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1,000 git commits is not "almost comes to a halt" (was Hockey Sticks)

by raiph (Hermit)
on Jan 23, 2012 at 02:19 UTC ( #949299=note: print w/ replies, xml ) Need Help??


in reply to Re: Scope Creep (was Hockey Sticks))
in thread Hockey Sticks

But it's worrysome that a project almost comes to a halt if a single person, for whatever reason, is suddenly unavailable. That's not a sign a project is anywhere near the state of "mature". If I were an IT manager of a company that may consider switching to Perl6 at some time in the future, I'd take notice.
Sigh. Before I go on, I must acknowledge frustration.

On what basis are you saying that Rakudo development has almost come to a halt?

Let's ignore all the work on the overall ecology, like changes to the test suite (lots of that). the spec, the nice work on pod, panda, etc. Let's forget Parrot even though they have stated that their work is driven by Rakudo's needs. Let's forget branches not yet merged back in, even though it's recognised that there are more branches waiting to land than usual.

In the less than 4 months since Patrick paused, there have been something like 1,000 commits to rakudo/rakudo and perl6/nqp (the main parts of the Rakudo compiler).


Comment on 1,000 git commits is not "almost comes to a halt" (was Hockey Sticks)
Re: 1,000 git commits is not "almost comes to a halt" (was Hockey Sticks)
by JavaFan (Canon) on Jan 23, 2012 at 13:45 UTC
    On what basis are you saying that Rakudo development has almost come to a halt?
    You were describing that the fact that Patrick no longer had time to work caused the announced releases to no longer happen. For an outsider, there's no difference between "no new releases because of X", "no new releases because of Y", or "no new releases because of Z", regardless whether "X", "Y", or "Z" are "no commits" or "one person no longer having time".
      You were describing that the fact that Patrick no longer had time to work caused the announced releases to no longer happen.
      No, I wasn't.

      Of the last 50 scheduled monthly compiler releases, only the August release (would have been 43rd) was skipped. Of the Rakudo Star releases, the only slip/skip was the 12th, which was delayed till this month (was at least anticipated by some to ship October/November). Aiui, these two releases are what you are referring to when you say "announced releases to no longer happen".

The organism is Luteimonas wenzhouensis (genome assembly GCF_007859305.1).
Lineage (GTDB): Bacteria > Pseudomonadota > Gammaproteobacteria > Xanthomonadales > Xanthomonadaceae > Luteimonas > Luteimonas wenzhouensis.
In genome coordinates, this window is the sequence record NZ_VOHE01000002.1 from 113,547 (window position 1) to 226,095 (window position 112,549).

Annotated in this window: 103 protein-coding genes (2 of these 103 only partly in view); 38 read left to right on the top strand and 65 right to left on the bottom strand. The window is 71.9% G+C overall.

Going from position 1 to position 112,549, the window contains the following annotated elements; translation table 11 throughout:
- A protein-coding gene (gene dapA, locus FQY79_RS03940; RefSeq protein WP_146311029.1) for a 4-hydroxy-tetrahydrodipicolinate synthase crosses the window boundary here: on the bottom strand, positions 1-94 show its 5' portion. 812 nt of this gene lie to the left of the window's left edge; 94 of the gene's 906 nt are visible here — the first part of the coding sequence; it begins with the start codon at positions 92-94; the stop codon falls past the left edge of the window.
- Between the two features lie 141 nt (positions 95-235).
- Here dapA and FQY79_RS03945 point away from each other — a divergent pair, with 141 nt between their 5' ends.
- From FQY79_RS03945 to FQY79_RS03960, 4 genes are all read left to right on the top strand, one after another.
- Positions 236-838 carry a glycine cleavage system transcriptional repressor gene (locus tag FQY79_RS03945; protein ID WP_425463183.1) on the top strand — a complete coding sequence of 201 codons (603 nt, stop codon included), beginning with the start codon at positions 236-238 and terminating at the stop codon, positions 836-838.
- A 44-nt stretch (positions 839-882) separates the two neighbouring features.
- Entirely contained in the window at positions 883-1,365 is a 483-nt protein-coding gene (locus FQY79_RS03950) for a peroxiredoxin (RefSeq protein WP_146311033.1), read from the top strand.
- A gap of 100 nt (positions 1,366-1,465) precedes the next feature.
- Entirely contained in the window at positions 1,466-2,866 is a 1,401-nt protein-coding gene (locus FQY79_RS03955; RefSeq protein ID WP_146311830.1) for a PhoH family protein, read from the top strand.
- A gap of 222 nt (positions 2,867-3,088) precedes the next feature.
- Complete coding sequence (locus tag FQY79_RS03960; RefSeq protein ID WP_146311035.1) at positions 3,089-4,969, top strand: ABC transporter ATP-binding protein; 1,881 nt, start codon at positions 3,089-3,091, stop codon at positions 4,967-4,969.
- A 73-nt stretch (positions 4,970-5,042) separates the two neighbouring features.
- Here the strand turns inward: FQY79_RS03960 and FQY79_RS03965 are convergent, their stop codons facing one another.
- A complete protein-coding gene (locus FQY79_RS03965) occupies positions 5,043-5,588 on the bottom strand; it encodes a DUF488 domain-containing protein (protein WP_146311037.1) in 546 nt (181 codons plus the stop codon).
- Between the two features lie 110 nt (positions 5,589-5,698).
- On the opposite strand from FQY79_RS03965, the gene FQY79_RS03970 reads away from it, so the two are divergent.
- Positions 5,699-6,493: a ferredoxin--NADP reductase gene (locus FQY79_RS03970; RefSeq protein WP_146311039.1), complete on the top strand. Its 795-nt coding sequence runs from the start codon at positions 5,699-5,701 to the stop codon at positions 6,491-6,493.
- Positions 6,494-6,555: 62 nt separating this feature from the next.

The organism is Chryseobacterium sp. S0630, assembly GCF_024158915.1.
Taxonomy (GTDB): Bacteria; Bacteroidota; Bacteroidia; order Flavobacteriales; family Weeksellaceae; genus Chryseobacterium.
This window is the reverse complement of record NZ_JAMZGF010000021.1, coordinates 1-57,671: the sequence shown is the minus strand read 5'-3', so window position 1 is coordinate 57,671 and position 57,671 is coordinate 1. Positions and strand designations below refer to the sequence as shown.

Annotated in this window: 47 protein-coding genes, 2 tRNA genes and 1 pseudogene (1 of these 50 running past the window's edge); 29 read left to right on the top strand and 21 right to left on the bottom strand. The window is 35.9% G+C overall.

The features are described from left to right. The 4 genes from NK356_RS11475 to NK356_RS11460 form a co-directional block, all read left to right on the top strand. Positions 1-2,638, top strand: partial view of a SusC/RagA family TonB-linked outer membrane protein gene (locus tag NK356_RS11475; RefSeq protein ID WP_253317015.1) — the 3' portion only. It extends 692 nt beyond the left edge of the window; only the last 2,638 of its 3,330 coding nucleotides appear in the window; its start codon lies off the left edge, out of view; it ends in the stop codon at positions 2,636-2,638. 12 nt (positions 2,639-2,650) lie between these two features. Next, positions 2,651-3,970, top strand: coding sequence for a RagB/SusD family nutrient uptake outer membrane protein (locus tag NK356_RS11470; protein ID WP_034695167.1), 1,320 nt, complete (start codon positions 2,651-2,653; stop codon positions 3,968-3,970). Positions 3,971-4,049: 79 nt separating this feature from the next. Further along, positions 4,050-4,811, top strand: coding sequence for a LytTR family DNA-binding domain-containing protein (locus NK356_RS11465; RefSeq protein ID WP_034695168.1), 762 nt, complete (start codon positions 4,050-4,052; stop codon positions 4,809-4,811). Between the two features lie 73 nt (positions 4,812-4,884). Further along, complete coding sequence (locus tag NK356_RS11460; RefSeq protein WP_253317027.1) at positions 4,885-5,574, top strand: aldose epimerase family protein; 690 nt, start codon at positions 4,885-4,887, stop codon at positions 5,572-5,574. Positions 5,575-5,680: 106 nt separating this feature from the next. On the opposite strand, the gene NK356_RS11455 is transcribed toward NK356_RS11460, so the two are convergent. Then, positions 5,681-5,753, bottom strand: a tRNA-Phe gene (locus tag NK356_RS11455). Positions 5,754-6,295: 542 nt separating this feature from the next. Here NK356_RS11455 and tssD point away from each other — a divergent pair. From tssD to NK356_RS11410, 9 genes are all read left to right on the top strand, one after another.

The August compiler release was not skipped for the reason that you claimed that I claimed. As you will see if you read contemporary records such as the September 9th post on the rakudo.org home page, it was Patrick (clearly not absent) who was saying things like "far better ... delaying a release than to issue a release that we know will cause problems for our clients.". They could easily have cut an August release, but chose not to. As a customer, I would be pleased that they made such a decision. Aiui, the primary cause was the nom rewrite.

      Similarly, the 12th Star release was delayed against a backdrop of the nom rewrite and Patrick dropping out and the possibility he might rejoin. These were some considerations, but the cause was jnthn's decision to keep delaying. Was his decision a good one?

      What would you have done? The project's decision was to keep doing the monthly releases, so users who wanted the latest had that as an option, but not the Star release, so users who wanted stability had a good option. I think they made the right decision.

        In an earlier post, you wrote:

        The original plan was for Star releases (they refer to these as "distributions") to be on a quarterly release schedule in 2011. They did Jan, a couple of April variants, and July. The next was scheduled for October. By December, jnthn concluded he needed to go ahead with a Star release ... and now has a Star release nearly ready.

        Let me give you my history.

        One year ago, in January 2010, Rakudo Star was unusable for my business projects. While I'd objected to the nom fork-and-rewrite, it was clear that the Rakudo developers were going ahead with it anyway. I decided against using whatever the "stable" branch of Star was at the time, because it was also clear that it was a branch abandoned to bitrot in the hopes that nom would be available sooner rather than later. (Want your statistics to mean something? Count the number of commits to nom versus its predecessor. QED.)

        Sure, there were a couple of Star releases in 2010, but they were all off of the abandoned branch. That means no ecosystem (such as it is). That means no bugfixes. That means it's further away from the specification. None of these are reasons to use it. (Does it even compile against a modern Parrot? Has anyone tested that?)

        It's almost a year later, and nom isn't up to the point where its predecessor was. (It's ahead in some ways, but it's regressed in others. If you're claiming that Star provides stability, you don't regress.)

        It doesn't really matter why releases were skipped or slipped. What matters is that a fork and rewrite underwent unsurprising scope creep. There went a year.

        Do the Rakudo developers deserve applause for running so hard to stay mostly in place, Red Queen style? I say no.

        What would you have done?

        I wouldn't have undertaken a year-long rewrite, and even if I had, I wouldn't have crammed more features in it.

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